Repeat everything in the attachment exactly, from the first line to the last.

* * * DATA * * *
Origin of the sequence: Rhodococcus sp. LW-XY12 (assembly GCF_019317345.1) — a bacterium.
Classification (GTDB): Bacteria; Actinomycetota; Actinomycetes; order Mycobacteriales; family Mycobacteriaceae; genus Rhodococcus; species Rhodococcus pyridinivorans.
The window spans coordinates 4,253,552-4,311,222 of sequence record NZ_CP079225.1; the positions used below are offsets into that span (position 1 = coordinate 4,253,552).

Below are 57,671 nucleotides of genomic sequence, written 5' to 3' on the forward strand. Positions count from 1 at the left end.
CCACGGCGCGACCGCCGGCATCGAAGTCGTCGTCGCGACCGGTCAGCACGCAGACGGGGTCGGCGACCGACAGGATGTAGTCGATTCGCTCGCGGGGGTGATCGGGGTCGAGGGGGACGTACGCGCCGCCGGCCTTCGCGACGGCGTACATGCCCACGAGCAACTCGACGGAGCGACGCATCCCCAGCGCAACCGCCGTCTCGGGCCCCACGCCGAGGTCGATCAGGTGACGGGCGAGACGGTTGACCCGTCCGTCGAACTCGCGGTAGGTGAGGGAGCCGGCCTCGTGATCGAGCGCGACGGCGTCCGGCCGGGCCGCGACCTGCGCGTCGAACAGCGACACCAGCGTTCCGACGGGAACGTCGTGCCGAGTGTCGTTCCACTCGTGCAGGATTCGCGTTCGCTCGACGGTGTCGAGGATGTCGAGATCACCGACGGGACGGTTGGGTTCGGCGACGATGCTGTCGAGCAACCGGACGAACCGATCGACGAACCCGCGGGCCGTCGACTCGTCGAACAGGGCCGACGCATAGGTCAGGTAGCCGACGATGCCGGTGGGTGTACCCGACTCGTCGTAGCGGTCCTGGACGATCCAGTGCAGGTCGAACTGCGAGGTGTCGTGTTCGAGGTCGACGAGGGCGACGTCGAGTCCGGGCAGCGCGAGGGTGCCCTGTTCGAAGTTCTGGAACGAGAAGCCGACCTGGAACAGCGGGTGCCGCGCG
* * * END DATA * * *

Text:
Origin of the sequence: Rhodococcus sp. LW-XY12 (assembly GCF_019317345.1) — a bacterium.
Classification (GTDB): Bacteria; Actinomycetota; Actinomycetes; order Mycobacteriales; family Mycobacteriaceae; genus Rhodococcus; species Rhodococcus pyridinivorans.
The window spans coordinates 4,253,552-4,311,222 of sequence record NZ_CP079225.1; the positions used below are offsets into that span (position 1 = coordinate 4,253,552).

Below are 57,671 nucleotides of genomic sequence, written 5' to 3' on the forward strand. Positions count from 1 at the left end.
CCACGGCGCGACCGCCGGCATCGAAGTCGTCGTCGCGACCGGTCAGCACGCAGACGGGGTCGGCGACCGACAGGATGTAGTCGATTCGCTCGCGGGGGTGATCGGGGTCGAGGGGGACGTACGCGCCGCCGGCCTTCGCGACGGCGTACATGCCCACGAGCAACTCGACGGAGCGACGCATCCCCAGCGCAACCGCCGTCTCGGGCCCCACGCCGAGGTCGATCAGGTGACGGGCGAGACGGTTGACCCGTCCGTCGAACTCGCGGTAGGTGAGGGAGCCGGCCTCGTGATCGAGCGCGACGGCGTCCGGCCGGGCCGCGACCTGCGCGTCGAACAGCGACACCAGCGTTCCGACGGGAACGTCGTGCCGAGTGTCGTTCCACTCGTGCAGGATTCGCGTTCGCTCGACGGTGTCGAGGATGTCGAGATCACCGACGGGACGGTTGGGTTCGGCGACGATGCTGTCGAGCAACCGGACGAACCGATCGACGAACCCGCGGGCCGTCGACTCGTCGAACAGGGCCGACGCATAGGTCAGGTAGCCGACGATGCCGGTGGGTGTACCCGACTCGTCGTAGCGGTCCTGGACGATCCAGTGCAGGTCGAACTGCGAGGTGTCGTGTTCGAGGTCGACGAGGGCGACGTCGAGTCCGGGCAGCGCGAGGGTGCCCTGTTCGAAGTTCTGGAACGAGAAGCCGACCTGGAACAGCGGGTGCCGCGCG